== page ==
Sections

The Sanctity of Gay Sex

Share on TwitterTweet
Share on Facebook
Subscribe

Don’t miss our updates:

“Palo Santo” from Years & Years will be released on July 6. | YEARSANDYEARS.COM

Years & Years are huge stars in the UK, with their 2015 album “Communion” and single “King” hitting #1 there, but so far their success in the US has been far more limited, with “Communion” peaking at #47 here.

Although they play a very accessible style of dance-oriented pop, the fact that singer/ keyboardist Oily Alexander is openly gay is implicit in the lyrics of “Sanctify,” the first single and opening song of their second album, “Palo Santo.” He has said that the song is about his experiences having sex with men who identify as heterosexual but are nevertheless drawn to sex with men. It addresses religious guilt very openly, in a way that comes across as an update of the Pet Shop Boys’ “It’s A Sin.” However, Alexander takes the perspective of a clergy offering the possibility of healing to a troubled man. The song has been released in several remixes, including one by New Order guitarist Bernard Sumner that improves on the original version.

Alexander has cited Britney Spears’ collaboration with production team the Neptunes on her songs “I’m A Slave 4 U” and “Toxic” as the inspiration for “Sanctify,” and one can hear this both in Years & Years’ choice of drum sounds and the overtones of kinky sex in its video. Beyonce’s “visual album” for “Lemonade” may have kickstarted this trend, but in 2018, Drake, Childish Gambino, and minimalist indie rapper Tierra Whack have released music whose full meaning is only evident when one watches its accompanying videos.

Years & Years look for dance floor redemption

Years & Years’ “Sanctify” video offers up imaginative queer futurism, depicting a world where humans are toys of an alien species. In it, Alexander is placed in a collar, then freed to dance for a stationary audience of aristocratic aliens. If his movements suggest liberation and joy, it’s a false and temporary one.

This theme is continued in the album’s second video, “If You’re Over Me.” By this point, “human cabarets” have become institutionalized, and Alexander performs the same routine, halfway between burlesque and ballet, endlessly, as the video cuts between dance and backstage scenes with other people. These videos use science fiction to address the fact that minority artists often wind up commodifying their pain for audiences that don’t share their experiences and consume it as mere entertainment.

There’s a current tendency in mainstream pop to aim for a compressed sound that avoids extreme low and high ends and sounds loud on cheap computer speakers and headphones. “Palo Santo” fits into this, with production that is extremely slick and trebly. The ballad “Hypnotised” aims for something different: airy sound, with reverb on both vocals and piano, to the point where the latter sounds somewhat blown-out. The album’s final song, “Here,” is another ballad, which says its piece in 92 seconds and relies on overdubbed vocals with no other instrumentation, coming across like a synthesis of Justin Timberlake’s “Cry Me a River” and the Beach Boys. (On the album’s deluxe version, it’s meant to be an interlude leading into three bonus tracks.) “All For You” is an extended kiss-off to a greedy and selfish lover. Years & Years’ aesthetic is strewn with religious imagery, as one can tell from the title of their first album and song titles here like “Sanctify,” “Karma,” and “Preacher.”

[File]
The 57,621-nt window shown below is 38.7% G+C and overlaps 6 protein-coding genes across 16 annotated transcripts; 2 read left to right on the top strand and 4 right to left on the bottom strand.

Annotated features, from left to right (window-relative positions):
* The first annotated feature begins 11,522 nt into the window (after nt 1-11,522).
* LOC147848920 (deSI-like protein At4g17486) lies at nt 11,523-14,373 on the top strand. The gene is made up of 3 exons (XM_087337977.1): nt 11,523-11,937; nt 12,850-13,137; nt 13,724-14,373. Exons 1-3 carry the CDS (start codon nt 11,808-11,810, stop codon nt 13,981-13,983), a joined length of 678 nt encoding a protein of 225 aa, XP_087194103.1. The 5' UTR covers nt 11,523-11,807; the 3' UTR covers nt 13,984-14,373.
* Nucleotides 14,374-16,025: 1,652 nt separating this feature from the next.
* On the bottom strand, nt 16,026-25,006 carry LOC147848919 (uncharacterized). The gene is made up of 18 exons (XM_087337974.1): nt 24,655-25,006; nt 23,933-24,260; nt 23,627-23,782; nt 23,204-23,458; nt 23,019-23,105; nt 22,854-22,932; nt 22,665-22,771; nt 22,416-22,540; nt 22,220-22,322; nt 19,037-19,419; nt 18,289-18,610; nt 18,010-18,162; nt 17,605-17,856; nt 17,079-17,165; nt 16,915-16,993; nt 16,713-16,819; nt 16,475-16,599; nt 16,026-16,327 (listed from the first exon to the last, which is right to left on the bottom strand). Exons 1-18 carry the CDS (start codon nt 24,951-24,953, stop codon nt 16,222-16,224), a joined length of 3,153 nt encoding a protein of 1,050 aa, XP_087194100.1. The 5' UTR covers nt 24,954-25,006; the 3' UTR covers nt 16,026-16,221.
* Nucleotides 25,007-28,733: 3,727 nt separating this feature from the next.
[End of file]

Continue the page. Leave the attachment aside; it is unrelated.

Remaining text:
Heartbreak and the difficulties of love are not exactly innovative subjects for pop music, but just as Swedish singer Robyn brought a feminist context to them, Years & Years brings queer politics to them. “Preacher” says, “Just imagine just how good I could look on your shoulder… I’m trying but you knock me down/ I want to love you, but you’re hiding/ You should come on out/ He’s a preacher, but he’s preaching lies/ I could be your salvation.” Without using the word “gay,” the entire song is about the influence of organized religion on homophobia, the danger of the closet, and even the difficulty of public displays of affection for gay men. “Lucky Escape” celebrates leaving a relationship with a manipulative man.

I have to say that the artificial mid-range loudness of “Palo Santo,” while it’s common enough to define 2018 pop music, gets very grating. While their lyrics give Years & Years a bite that Timberlake or Justin Bieber doesn’t have, the production on this album often works to detract from their impact. I have a feeling that remixes of later singles will end up improving on the originals.

There’s a strain of mainstream dance music that acknowledges the darkness people turn to the dance floor to escape: the Pet Shop Boys, Robyn’s 2010 classic “Body Talk,” Charli XCX’s 2017 mixtape “Number One Angel” and recent single “5 In the Morning,” which describes a night of clubbing with an irritating would-be lover and wonders, “Would you stick around for the comedown?” At best, “Palo Santo” gestures toward that and expresses some of the difficulties of living out gay male sexuality right now. It succeeds about half the time, especially on “Sanctify” and “Preacher,” and succumbs to pleasant blandness the other half.

YEARS & YEARS | “Palo Santo” | Interscope Records | Drops Jul. 6 | yearsandyears.com

A 15-minute film that accompanies“Palo Santo” can be found at youtube.com/watch?v=gfsndFf0PU8&frags=pl%2­Cwn

Updated 2:20 pm, September 4, 2018
Today’s news:
Share on TwitterTweet
Share on Facebook
Subscribe

Don’t miss our updates:

Reader feedback

Comments closed.

Classifieds

Schneps Community News Group

Don’t miss out!

Stay in touch with your community. Subscribe to our free newsletter:

Optional: